NAS releases Assessment of US-based Electron-Ion-Collider Science

The National Academies of Science, Engineering, and Medicine have released their assessment of the science of the proposed future US-based polarized Electron-Ion-Collider. The report can be found here.

A joint statement from Jefferson Lab, Brookhaven National Lab, and the EIC Users’ Group can be found here.

The National Academies’ News Release can be found here.

From the press release:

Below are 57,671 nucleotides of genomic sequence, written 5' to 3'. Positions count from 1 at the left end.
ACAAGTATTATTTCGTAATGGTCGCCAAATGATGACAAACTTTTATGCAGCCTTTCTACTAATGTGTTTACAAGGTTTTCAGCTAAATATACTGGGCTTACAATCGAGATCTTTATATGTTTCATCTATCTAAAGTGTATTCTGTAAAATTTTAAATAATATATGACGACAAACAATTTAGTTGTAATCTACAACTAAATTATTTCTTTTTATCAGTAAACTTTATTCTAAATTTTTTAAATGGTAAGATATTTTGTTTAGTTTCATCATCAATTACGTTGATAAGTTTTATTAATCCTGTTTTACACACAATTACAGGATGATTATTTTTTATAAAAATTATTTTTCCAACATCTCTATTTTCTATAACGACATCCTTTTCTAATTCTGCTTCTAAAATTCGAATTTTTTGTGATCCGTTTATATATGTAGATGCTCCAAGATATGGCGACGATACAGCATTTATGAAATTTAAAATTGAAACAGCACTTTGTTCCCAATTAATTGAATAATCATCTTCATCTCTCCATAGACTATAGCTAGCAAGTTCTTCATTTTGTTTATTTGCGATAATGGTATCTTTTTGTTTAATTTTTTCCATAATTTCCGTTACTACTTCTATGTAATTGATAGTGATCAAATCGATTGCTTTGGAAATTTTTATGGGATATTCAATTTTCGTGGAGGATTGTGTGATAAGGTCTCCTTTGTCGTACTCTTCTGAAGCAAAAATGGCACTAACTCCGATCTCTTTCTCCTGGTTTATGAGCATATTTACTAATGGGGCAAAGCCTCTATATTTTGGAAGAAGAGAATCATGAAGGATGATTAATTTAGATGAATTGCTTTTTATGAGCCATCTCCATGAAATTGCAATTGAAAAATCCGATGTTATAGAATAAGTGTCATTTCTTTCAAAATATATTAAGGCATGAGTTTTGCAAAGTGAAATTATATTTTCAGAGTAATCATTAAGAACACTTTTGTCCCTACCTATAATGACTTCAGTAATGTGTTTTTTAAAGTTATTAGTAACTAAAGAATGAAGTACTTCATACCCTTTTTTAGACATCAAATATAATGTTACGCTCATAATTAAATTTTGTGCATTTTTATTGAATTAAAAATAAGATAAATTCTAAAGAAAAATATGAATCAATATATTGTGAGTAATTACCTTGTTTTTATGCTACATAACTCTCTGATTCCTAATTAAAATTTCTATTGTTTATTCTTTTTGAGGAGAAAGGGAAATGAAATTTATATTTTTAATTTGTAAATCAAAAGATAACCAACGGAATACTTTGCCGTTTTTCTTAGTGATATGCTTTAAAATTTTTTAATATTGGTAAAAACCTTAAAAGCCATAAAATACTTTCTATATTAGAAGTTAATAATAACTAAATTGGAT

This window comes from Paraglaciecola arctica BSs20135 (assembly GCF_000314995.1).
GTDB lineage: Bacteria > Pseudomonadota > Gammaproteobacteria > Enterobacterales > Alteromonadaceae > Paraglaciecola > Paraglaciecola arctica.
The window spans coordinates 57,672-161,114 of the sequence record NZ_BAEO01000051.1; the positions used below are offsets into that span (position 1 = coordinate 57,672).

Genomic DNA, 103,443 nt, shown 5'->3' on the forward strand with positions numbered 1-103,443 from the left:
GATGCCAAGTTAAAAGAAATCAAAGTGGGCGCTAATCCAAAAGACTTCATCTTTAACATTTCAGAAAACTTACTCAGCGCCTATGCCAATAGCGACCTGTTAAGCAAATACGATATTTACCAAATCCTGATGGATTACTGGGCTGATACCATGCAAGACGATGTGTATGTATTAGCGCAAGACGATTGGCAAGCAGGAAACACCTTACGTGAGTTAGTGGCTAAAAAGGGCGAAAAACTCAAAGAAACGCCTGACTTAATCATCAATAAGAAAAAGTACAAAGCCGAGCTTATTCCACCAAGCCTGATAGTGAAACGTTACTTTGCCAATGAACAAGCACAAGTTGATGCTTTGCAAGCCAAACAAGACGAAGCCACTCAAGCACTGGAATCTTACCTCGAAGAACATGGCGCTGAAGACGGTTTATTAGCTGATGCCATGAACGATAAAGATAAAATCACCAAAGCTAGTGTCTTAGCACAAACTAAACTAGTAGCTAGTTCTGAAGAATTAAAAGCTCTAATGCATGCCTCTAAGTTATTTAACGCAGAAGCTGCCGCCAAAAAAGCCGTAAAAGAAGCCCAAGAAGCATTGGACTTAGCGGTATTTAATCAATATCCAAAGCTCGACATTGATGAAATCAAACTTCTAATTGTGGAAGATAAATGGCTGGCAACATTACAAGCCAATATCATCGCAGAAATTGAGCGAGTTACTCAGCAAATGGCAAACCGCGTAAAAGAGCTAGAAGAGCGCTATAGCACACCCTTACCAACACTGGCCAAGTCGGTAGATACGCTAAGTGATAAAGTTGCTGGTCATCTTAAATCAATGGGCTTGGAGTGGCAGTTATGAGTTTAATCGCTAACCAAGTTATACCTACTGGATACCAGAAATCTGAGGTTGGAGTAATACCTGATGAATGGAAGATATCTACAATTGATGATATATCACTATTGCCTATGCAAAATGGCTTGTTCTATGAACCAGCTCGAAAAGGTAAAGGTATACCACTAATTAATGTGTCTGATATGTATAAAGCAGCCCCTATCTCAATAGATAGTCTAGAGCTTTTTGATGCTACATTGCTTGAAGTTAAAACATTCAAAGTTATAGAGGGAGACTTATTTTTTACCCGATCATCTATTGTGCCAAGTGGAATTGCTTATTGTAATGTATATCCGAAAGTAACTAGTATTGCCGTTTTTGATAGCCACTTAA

“The National Academies were asked by the U.S. Department of Energy (DOE) to examine the scientific importance of an EIC, as well as the international implications of building domestic EIC facility. The committee that conducted the study and wrote the report concluded that the science that could be addressed by an EIC is compelling and would provide long-elusive answers on the nature of matter. An EIC would allow scientists to investigate where quarks and gluons, the tiny particles that make up neutrons and protons, are located inside protons and neutrons, how they move, and how they interact together. While the famous Higgs mechanism explains the masses of the quarks, the most significant portion of the mass of a proton or neutron comes from its gluons and their interactions. Crucial questions that an EIC would answer include the origin of the mass of atomic nuclei, the origin of spin of neutrons and protons – a fundamental property that makes magnetic resonance imaging (MRI) possible, how gluons hold nuclei together, and whether emergent forms of matter made of dense gluons exist.”